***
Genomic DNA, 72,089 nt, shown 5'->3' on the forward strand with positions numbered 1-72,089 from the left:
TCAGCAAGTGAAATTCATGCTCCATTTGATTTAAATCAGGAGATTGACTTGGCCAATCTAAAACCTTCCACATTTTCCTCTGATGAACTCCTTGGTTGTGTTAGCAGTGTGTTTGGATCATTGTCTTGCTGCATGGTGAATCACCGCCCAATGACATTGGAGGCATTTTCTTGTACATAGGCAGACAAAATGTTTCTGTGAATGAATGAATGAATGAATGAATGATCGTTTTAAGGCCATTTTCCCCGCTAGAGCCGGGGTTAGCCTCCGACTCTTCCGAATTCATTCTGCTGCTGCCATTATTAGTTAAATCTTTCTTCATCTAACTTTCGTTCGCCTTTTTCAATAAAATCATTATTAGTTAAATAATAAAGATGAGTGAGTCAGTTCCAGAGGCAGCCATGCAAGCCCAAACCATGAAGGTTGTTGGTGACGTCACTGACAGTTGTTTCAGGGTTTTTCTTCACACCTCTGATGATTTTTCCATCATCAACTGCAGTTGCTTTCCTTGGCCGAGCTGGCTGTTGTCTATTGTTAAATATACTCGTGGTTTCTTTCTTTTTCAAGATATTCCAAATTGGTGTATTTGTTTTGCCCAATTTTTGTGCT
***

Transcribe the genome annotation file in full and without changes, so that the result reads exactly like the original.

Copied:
Genomic DNA, 72,089 nt, shown 5'->3' on the forward strand with positions numbered 1-72,089 from the left:
TCAGCAAGTGAAATTCATGCTCCATTTGATTTAAATCAGGAGATTGACTTGGCCAATCTAAAACCTTCCACATTTTCCTCTGATGAACTCCTTGGTTGTGTTAGCAGTGTGTTTGGATCATTGTCTTGCTGCATGGTGAATCACCGCCCAATGACATTGGAGGCATTTTCTTGTACATAGGCAGACAAAATGTTTCTGTGAATGAATGAATGAATGAATGAATGATCGTTTTAAGGCCATTTTCCCCGCTAGAGCCGGGGTTAGCCTCCGACTCTTCCGAATTCATTCTGCTGCTGCCATTATTAGTTAAATCTTTCTTCATCTAACTTTCGTTCGCCTTTTTCAATAAAATCATTATTAGTTAAATAATAAAGATGAGTGAGTCAGTTCCAGAGGCAGCCATGCAAGCCCAAACCATGAAGGTTGTTGGTGACGTCACTGACAGTTGTTTCAGGGTTTTTCTTCACACCTCTGATGATTTTTCCATCATCAACTGCAGTTGCTTTCCTTGGCCGAGCTGGCTGTTGTCTATTGTTAAATATACTCGTGGTTTCTTTCTTTTTCAAGATATTCCAAATTGGTGTATTTGTTTTGCCCAATTTTTGTGCT